List of famous lexicographers, with photos, bios, and other information when available. Who are the top lexicographers in the world? This includes the most prominent lexicographers, living and dead, both in America and abroad. This list of notable lexicographers is ordered by their level of prominence, and can be sorted for various bits of information, such as where these historic lexicographers were born and what their nationality is. The people on this list are from different countries, but what they all have in common is that they're all renowned lexicographers.
The list you're viewing contains people like J. R. R. Tolkien and Noah Webster.From reputable, prominent, and well known lexicographers to the lesser known lexicographers of today, these are some of the best professionals in the lexicographer field. If you want to answer the questions, "Who are the most famous lexicographers ever?" and "What are the names of famous lexicographers?" then you're in the right place. (89 items)
Samuel Johnson, often referred to as Dr Johnson, was an English writer who made lasting contributions to English literature as a poet, essayist, moralist, literary critic, biographer, editor and lexicographer. Johnson was a devout Anglican and committed Tory, and has been described as "arguably the most distinguished man of letters in English history". He is also the subject of "the most famous single work of biographical art in the whole of literature": James Boswell's Life of Samuel Johnson. Born in Lichfield, Staffordshire, Johnson attended Pembroke College, Oxford for just over a year, before his lack of funds forced him to leave. After working as a teacher he moved to London, where he ...more
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John Ronald Reuel Tolkien, CBE FRSL was an English writer, poet, philologist, and university professor who is best known as the author of the classic high-fantasy works The Hobbit, The Lord of the Rings, and The Silmarillion. He served as the Rawlinson and Bosworth Professor of Anglo-Saxon and Fellow of Pembroke College, Oxford, from 1925 to 1945 and Merton Professor of English Language and Literature and Fellow of Merton College, Oxford from 1945 to 1959. He was at one time a close friend of C. S. Lewis—they were both members of the informal literary discussion group known as the Inklings. Tolkien was appointed a Commander of the Order of the British Empire by Queen Elizabeth II on 28 March ...more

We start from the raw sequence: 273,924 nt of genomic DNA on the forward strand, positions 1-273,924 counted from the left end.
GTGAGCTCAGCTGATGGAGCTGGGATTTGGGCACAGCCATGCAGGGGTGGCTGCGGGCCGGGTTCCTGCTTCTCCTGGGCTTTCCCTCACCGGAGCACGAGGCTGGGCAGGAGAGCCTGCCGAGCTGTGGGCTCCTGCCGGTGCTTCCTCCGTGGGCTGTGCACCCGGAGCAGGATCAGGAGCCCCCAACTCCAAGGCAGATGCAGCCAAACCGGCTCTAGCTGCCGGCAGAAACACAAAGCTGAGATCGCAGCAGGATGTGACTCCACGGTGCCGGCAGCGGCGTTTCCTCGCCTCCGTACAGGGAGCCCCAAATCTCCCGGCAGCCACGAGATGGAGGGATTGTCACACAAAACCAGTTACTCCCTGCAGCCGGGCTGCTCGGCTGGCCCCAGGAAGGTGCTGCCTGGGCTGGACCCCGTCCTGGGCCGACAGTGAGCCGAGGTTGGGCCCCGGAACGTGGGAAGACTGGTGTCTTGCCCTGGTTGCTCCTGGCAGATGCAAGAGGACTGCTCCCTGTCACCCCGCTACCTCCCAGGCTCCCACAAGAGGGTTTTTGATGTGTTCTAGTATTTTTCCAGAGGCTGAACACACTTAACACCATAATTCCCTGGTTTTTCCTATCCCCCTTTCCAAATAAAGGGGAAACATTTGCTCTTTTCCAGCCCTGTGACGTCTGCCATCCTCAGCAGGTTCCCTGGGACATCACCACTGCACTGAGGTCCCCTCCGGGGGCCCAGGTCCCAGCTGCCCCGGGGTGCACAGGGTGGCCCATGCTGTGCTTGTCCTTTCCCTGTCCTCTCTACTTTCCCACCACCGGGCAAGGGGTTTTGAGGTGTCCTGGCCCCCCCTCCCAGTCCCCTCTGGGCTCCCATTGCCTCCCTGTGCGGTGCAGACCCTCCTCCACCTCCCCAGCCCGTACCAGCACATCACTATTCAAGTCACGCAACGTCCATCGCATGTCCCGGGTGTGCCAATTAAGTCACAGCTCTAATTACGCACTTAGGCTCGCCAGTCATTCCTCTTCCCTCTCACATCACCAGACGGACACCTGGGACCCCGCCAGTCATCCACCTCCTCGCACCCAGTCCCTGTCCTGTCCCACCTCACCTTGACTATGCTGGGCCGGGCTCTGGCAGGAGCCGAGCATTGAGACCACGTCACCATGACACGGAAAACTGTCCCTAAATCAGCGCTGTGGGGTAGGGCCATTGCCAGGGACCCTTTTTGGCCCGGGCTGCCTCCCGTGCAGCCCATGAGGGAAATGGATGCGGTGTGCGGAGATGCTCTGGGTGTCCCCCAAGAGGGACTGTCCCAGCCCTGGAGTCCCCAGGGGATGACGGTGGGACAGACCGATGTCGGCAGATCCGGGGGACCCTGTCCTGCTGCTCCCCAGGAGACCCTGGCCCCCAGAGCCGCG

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Sir William Alexander Craigie was a philologist and a lexicographer. A graduate of the University of St Andrews, he was the third editor of the Oxford English Dictionary and co-editor of the 1933 supplement. From 1916 to 1925 he was also Rawlinson and Bosworth Professor of Anglo-Saxon in the University of Oxford. He married Jessie Kinmond Hutchen of Dundee, born 1864 or 65, died 1947, daughter of William. He lectured on lexicography at the University of Chicago while working on the Dictionary of American English and the Dictionary of the Older Scottish Tongue, a project he pioneered. Many twentieth-century American lexicographers studied under Craigie as a part of his lectureship, including ...moresee more on William Craigie
Eric Honeywood Partridge was a New Zealand–British lexicographer of the English language, particularly of its slang. His writing career was interrupted only by his service in the Army Education Corps and the RAF correspondence department during World War II. ...moresee more on Eric Partridge